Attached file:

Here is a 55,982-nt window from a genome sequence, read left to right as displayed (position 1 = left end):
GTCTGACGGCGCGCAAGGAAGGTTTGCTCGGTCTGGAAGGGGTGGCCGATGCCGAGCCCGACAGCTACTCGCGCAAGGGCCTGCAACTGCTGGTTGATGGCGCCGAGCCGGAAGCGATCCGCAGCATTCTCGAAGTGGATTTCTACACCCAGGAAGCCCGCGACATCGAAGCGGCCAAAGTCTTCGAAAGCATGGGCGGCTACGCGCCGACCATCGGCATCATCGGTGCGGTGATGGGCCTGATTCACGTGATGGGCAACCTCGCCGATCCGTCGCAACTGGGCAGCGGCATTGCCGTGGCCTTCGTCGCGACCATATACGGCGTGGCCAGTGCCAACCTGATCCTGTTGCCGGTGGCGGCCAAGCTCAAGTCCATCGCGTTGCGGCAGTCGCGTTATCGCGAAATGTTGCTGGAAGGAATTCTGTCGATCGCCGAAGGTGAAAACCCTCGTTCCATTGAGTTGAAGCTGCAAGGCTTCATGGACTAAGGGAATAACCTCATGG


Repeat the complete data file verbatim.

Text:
Here is a 55,982-nt window from a genome sequence, read left to right as displayed (position 1 = left end):
GTCTGACGGCGCGCAAGGAAGGTTTGCTCGGTCTGGAAGGGGTGGCCGATGCCGAGCCCGACAGCTACTCGCGCAAGGGCCTGCAACTGCTGGTTGATGGCGCCGAGCCGGAAGCGATCCGCAGCATTCTCGAAGTGGATTTCTACACCCAGGAAGCCCGCGACATCGAAGCGGCCAAAGTCTTCGAAAGCATGGGCGGCTACGCGCCGACCATCGGCATCATCGGTGCGGTGATGGGCCTGATTCACGTGATGGGCAACCTCGCCGATCCGTCGCAACTGGGCAGCGGCATTGCCGTGGCCTTCGTCGCGACCATATACGGCGTGGCCAGTGCCAACCTGATCCTGTTGCCGGTGGCGGCCAAGCTCAAGTCCATCGCGTTGCGGCAGTCGCGTTATCGCGAAATGTTGCTGGAAGGAATTCTGTCGATCGCCGAAGGTGAAAACCCTCGTTCCATTGAGTTGAAGCTGCAAGGCTTCATGGACTAAGGGAATAACCTCATGG